3. The &mut self parameter to exhume will never be dropped. Dropping the Vec would attempt to release the backing memory, which … well it isn’t going to work out. Fortunately, there never was a Vec. There were some bytes, and we pretended that a reference to the bytes was actually a reference to a Vec, but there was never a Vec to drop.

There are probably some other assumptions. Everything breaks if you pass in invalid data, for example. Don’t do that either.

In fact, sorting out whether these assumptions are properly nailed down, or whether something truly horrible has happened, is basically what I’m up to now. I don’t really know, and it isn’t particularly clear what I need to do to use unsafe correctly. I invite your thoughts and criticism.

Rust’s position is, perhaps refreshingly honestly: “yeah, it’s unsafe. you even said so.”


What about our ambitious, power-mad scientist; where did she get off to?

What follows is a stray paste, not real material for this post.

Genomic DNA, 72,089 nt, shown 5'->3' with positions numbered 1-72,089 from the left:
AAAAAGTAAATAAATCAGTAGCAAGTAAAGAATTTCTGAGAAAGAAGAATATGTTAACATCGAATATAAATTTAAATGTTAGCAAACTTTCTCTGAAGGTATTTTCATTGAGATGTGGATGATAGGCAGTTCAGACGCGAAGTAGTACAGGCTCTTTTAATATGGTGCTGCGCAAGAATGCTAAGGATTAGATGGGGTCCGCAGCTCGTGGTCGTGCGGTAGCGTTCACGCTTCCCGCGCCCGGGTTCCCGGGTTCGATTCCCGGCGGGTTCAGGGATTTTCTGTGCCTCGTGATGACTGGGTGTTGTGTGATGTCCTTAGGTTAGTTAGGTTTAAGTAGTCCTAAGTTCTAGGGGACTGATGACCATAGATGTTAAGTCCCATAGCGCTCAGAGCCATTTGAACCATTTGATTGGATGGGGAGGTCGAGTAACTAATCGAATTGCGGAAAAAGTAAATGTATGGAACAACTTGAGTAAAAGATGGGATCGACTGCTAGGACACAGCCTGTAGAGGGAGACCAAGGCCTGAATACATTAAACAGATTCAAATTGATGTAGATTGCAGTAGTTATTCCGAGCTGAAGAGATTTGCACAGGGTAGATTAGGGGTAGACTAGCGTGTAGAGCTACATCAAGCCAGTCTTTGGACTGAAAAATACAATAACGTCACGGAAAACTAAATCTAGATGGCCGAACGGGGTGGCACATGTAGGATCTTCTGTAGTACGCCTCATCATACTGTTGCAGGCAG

While we have been fretting about what might have gone wrong, she is experiencing excellent throughput numbers. Let’s look at a few using Rust’s benchmarking facilities.


Here is a helpful routine to spin Rust’s Bencher struct on any type implementing Abomonation.

fn _bench_enc<T: Abomonation>(bencher: &mut Bencher, vector: &Vec<T>) {

    let mut bytes = Vec::new();
    encode(vector, &mut bytes);
    bencher.bytes = bytes.len() as u64;
    bencher.iter(|| {
        encode(vector, &mut bytes);

We try it out with types Vec<u64>, Vec<String>, and Vec<Vec<(u64, String)>> and see:

test bench_enc_u64     ... bench:       411 ns/iter (+/- 84) = 19990 MB/s
test bench_enc_string  ... bench:     12039 ns/iter (+/- 3330) = 2893 MB/s